Ikea to Make Wind Farm Investment in the UK

on Oct 24, 2012

**Ikea’s Wind Farms in Britain to Power Small Town by 2015**

The world’s largest furniture maker Ikea announced plans to make a significant wind farm investment in the UK, The Times reported on 24 October 2012. After its vast blue and yellow out-of-town warehouses, flat-pack houses and budget hotels in Britain, the Swedish group is planning to build wind farms whose energy production is aimed be enough to power a small town by 2015.

Ikea already has a 33MW wind farm in Glotesvalen, Sweden, which is expected to generate at least as much energy as the company uses within 18 months. The furniture maker also has a 12MW wind farm in Huntly, Scotland, which provides 30 per cent of the energy used by the British outlets of the firm. The retail giant has also made solar investments in the UK, installing solar panels on nine stores and distribution centres across the country. And with the cost of solar panels expected to fall over the next few years, the company has pledged to make further installations in Britain.

**Wind Farm Investment Part of €1.5b Renewable Energy Initiative**
The announcement of Ikea’s wind farm investment in Britain, as well as other renewable energy projects across Europe and the United States, comes as part of the Swedish group’s new strategy, which has been developed to the point where Ikea plans to generate 70 per cent of its energy from renewables within three years and 100 per cent by 2020, limiting its exposure to rising electricity costs.

!m[Furniture Maker to Invest in Wind Power as it Pledges to Become Energy Independent ](/uploads/story/636/thumbs/pic1_inline.png)Under the plan, Ikea will invest €1.5 billion (£1.2 billion) in solar and wind power. The furniture retailer has already allocated €590 million (£476.8 million) to solar power and wind farms in Sweden, Britain, Germany, Poland and France. By spending almost €1 billion more (£809.3 million), Ikea will nearly double its renewable energy capacity, which currently accounts for 27 per cent of the group’s electricity demand.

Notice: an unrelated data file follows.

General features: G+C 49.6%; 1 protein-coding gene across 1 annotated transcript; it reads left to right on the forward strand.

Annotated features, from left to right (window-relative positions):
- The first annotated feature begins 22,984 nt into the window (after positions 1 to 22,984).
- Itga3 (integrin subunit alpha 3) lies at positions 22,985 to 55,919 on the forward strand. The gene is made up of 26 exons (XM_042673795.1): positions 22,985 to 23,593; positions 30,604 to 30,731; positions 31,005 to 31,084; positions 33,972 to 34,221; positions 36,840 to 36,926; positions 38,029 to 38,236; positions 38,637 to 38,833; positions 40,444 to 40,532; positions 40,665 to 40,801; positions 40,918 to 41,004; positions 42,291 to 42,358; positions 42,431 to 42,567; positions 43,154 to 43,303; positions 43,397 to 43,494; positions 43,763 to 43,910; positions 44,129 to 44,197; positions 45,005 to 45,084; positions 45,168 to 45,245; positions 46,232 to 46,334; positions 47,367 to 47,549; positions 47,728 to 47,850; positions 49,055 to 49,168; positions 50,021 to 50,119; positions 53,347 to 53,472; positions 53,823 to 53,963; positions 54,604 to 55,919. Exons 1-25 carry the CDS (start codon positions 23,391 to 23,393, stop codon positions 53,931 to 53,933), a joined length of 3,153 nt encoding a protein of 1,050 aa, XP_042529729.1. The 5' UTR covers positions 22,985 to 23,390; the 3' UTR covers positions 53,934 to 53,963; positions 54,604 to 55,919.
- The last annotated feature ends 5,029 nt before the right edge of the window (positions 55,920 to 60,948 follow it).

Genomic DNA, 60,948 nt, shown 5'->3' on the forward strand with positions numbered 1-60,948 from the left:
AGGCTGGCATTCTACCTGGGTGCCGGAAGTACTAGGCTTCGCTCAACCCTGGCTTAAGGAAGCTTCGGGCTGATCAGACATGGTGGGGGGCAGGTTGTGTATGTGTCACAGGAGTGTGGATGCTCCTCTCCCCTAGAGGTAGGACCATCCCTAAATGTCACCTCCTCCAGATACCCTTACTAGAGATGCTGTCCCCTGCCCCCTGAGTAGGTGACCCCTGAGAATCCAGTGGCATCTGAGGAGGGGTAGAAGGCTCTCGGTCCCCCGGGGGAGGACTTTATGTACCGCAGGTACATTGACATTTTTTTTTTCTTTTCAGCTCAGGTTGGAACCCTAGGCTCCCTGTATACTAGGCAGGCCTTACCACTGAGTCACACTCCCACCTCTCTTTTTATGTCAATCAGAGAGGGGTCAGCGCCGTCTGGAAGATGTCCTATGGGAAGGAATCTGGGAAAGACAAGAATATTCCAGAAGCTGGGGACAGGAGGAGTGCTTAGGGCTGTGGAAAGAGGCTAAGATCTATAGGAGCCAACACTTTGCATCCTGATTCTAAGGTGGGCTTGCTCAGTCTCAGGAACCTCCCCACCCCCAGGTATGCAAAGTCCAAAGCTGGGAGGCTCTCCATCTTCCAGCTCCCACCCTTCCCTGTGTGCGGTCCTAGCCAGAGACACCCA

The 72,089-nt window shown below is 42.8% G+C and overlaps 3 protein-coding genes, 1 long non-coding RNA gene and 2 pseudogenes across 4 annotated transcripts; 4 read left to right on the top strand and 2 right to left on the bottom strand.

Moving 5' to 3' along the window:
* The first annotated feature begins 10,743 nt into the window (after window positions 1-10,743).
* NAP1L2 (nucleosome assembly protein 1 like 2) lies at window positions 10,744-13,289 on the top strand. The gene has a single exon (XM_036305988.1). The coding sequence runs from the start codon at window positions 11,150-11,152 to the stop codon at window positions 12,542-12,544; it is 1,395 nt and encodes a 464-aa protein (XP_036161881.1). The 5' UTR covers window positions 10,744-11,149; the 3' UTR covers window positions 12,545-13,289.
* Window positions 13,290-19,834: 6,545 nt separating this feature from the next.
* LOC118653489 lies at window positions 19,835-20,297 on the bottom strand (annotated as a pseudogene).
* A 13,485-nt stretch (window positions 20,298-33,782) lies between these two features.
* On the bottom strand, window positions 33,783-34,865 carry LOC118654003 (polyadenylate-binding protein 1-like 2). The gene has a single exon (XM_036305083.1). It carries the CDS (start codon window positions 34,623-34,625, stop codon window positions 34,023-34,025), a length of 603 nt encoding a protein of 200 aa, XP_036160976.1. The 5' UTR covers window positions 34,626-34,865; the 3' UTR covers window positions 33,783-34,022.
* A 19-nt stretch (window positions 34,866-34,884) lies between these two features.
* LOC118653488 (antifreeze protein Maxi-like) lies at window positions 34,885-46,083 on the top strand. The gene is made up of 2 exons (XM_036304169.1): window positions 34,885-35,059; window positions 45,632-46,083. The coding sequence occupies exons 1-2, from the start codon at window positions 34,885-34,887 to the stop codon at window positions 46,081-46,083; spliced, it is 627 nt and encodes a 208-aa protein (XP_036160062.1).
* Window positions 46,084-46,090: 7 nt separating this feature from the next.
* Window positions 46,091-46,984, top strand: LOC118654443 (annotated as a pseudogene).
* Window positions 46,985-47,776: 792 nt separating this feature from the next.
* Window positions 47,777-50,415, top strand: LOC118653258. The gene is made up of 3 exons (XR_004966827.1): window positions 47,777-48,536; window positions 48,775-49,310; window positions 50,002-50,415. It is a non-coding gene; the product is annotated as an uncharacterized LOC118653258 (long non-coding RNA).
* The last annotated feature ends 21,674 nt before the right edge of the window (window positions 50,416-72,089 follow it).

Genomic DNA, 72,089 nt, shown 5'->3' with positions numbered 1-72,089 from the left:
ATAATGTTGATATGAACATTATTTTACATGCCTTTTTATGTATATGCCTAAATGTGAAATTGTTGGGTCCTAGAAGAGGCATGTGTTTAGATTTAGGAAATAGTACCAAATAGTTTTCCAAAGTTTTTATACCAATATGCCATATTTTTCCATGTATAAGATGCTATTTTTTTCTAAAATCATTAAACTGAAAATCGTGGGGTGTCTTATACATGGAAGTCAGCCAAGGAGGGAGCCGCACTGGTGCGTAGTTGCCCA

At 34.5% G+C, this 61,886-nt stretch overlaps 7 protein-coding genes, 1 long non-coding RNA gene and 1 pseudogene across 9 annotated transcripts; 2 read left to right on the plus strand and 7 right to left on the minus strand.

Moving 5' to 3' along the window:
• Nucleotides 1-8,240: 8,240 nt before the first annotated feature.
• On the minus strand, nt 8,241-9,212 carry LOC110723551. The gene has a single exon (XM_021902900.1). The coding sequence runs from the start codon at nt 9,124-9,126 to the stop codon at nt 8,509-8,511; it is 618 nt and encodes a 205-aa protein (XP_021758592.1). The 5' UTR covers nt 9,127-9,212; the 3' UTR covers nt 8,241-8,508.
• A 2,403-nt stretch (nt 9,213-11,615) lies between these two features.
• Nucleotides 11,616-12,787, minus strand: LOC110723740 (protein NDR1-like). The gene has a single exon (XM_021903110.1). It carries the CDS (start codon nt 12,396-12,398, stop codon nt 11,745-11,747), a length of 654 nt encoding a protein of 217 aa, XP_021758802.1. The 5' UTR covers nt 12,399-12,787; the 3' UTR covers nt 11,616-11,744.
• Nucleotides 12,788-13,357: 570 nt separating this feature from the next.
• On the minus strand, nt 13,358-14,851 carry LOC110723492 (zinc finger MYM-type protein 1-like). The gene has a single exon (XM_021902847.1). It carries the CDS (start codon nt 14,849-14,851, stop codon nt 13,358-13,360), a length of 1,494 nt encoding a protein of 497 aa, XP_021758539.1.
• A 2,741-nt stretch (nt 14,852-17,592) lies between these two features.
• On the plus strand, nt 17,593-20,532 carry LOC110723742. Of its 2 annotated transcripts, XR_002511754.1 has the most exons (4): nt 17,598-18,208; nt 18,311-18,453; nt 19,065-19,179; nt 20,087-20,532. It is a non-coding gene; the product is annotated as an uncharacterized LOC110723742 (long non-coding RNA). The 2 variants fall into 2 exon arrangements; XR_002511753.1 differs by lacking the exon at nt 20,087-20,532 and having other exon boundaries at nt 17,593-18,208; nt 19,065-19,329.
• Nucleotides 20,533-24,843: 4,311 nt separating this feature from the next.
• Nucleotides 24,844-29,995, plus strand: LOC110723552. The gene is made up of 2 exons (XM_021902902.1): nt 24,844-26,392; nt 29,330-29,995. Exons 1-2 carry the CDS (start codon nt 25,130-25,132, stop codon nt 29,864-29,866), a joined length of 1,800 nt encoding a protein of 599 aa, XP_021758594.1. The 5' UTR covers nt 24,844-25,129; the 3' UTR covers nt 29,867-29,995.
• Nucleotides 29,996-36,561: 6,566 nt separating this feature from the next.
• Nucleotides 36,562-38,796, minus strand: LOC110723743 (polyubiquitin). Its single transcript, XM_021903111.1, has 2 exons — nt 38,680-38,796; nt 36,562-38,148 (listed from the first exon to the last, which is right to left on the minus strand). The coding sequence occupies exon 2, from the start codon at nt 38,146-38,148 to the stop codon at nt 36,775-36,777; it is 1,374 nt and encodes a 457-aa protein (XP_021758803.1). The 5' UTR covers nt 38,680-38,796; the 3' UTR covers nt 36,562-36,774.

**Declaring Energy Independence**
Ikea’s Chief sustainability officer Steve Howard said there was a straightforward business case for investing in renewables: “Energy prices are going to increase overall by perhaps 30 to 40 per cent in this decade and there will be more carbon pricing in markets around the world.” According to him, the investment which Ikea makes now should protect the company from both spikes in global and regional energy prices and the introduction of carbon legislation around the world.
Howard added: “We know we’re going to be using energy in 20 years’ time. If we can own our own renewable energy plants… it gives us complete price certainty.” He also indicated that Ikea could even become an energy exporter, potentially selling the surplus to suppliers or customers, generating attractive financial returns for the company. “All our solar [installations] pay back in 10 years or less and will last for 20 years,” Howard explained. “It’s a really good use for the money we’ve saved for a rainy day.”


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